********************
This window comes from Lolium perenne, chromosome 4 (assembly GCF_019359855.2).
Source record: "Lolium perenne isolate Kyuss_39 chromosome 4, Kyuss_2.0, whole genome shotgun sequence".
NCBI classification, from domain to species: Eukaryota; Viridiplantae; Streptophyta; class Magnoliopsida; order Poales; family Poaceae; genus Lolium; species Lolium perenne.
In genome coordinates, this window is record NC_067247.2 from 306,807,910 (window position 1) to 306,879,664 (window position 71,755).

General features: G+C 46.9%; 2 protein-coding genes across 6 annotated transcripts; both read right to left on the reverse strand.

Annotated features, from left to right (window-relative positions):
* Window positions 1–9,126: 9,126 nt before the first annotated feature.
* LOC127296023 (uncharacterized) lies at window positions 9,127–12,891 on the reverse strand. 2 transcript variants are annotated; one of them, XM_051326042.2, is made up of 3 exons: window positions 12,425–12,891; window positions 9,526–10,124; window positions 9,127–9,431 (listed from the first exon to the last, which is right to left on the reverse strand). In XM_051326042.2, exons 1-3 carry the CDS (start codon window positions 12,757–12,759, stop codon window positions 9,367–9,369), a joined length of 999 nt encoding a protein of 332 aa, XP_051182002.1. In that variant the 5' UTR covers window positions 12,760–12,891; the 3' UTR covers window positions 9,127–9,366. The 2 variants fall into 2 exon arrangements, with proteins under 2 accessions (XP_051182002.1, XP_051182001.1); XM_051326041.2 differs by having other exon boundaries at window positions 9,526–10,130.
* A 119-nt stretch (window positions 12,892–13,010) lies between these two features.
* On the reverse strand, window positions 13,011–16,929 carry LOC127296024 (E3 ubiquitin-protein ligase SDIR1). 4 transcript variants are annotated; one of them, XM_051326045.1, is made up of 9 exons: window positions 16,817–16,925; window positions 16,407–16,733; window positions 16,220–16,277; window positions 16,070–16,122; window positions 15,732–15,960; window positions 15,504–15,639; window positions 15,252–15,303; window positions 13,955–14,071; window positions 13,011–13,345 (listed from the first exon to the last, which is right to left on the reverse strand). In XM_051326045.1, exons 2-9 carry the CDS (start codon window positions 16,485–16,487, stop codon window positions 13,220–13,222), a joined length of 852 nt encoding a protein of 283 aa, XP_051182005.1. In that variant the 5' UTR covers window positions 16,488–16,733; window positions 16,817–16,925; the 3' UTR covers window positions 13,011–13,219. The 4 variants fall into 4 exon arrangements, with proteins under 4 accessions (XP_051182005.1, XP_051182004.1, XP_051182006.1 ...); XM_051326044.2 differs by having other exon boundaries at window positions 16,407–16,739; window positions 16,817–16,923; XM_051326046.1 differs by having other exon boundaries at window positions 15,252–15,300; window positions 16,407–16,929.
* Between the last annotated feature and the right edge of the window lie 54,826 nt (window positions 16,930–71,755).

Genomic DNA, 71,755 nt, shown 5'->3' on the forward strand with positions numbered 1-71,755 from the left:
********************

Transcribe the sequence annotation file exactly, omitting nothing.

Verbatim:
This window comes from Lolium perenne, chromosome 4 (assembly GCF_019359855.2).
Source record: "Lolium perenne isolate Kyuss_39 chromosome 4, Kyuss_2.0, whole genome shotgun sequence".
NCBI classification, from domain to species: Eukaryota; Viridiplantae; Streptophyta; class Magnoliopsida; order Poales; family Poaceae; genus Lolium; species Lolium perenne.
In genome coordinates, this window is record NC_067247.2 from 306,807,910 (window position 1) to 306,879,664 (window position 71,755).

General features: G+C 46.9%; 2 protein-coding genes across 6 annotated transcripts; both read right to left on the reverse strand.

Annotated features, from left to right (window-relative positions):
* Window positions 1–9,126: 9,126 nt before the first annotated feature.
* LOC127296023 (uncharacterized) lies at window positions 9,127–12,891 on the reverse strand. 2 transcript variants are annotated; one of them, XM_051326042.2, is made up of 3 exons: window positions 12,425–12,891; window positions 9,526–10,124; window positions 9,127–9,431 (listed from the first exon to the last, which is right to left on the reverse strand). In XM_051326042.2, exons 1-3 carry the CDS (start codon window positions 12,757–12,759, stop codon window positions 9,367–9,369), a joined length of 999 nt encoding a protein of 332 aa, XP_051182002.1. In that variant the 5' UTR covers window positions 12,760–12,891; the 3' UTR covers window positions 9,127–9,366. The 2 variants fall into 2 exon arrangements, with proteins under 2 accessions (XP_051182002.1, XP_051182001.1); XM_051326041.2 differs by having other exon boundaries at window positions 9,526–10,130.
* A 119-nt stretch (window positions 12,892–13,010) lies between these two features.
* On the reverse strand, window positions 13,011–16,929 carry LOC127296024 (E3 ubiquitin-protein ligase SDIR1). 4 transcript variants are annotated; one of them, XM_051326045.1, is made up of 9 exons: window positions 16,817–16,925; window positions 16,407–16,733; window positions 16,220–16,277; window positions 16,070–16,122; window positions 15,732–15,960; window positions 15,504–15,639; window positions 15,252–15,303; window positions 13,955–14,071; window positions 13,011–13,345 (listed from the first exon to the last, which is right to left on the reverse strand). In XM_051326045.1, exons 2-9 carry the CDS (start codon window positions 16,485–16,487, stop codon window positions 13,220–13,222), a joined length of 852 nt encoding a protein of 283 aa, XP_051182005.1. In that variant the 5' UTR covers window positions 16,488–16,733; window positions 16,817–16,925; the 3' UTR covers window positions 13,011–13,219. The 4 variants fall into 4 exon arrangements, with proteins under 4 accessions (XP_051182005.1, XP_051182004.1, XP_051182006.1 ...); XM_051326044.2 differs by having other exon boundaries at window positions 16,407–16,739; window positions 16,817–16,923; XM_051326046.1 differs by having other exon boundaries at window positions 15,252–15,300; window positions 16,407–16,929.
* Between the last annotated feature and the right edge of the window lie 54,826 nt (window positions 16,930–71,755).

Genomic DNA, 71,755 nt, shown 5'->3' on the forward strand with positions numbered 1-71,755 from the left: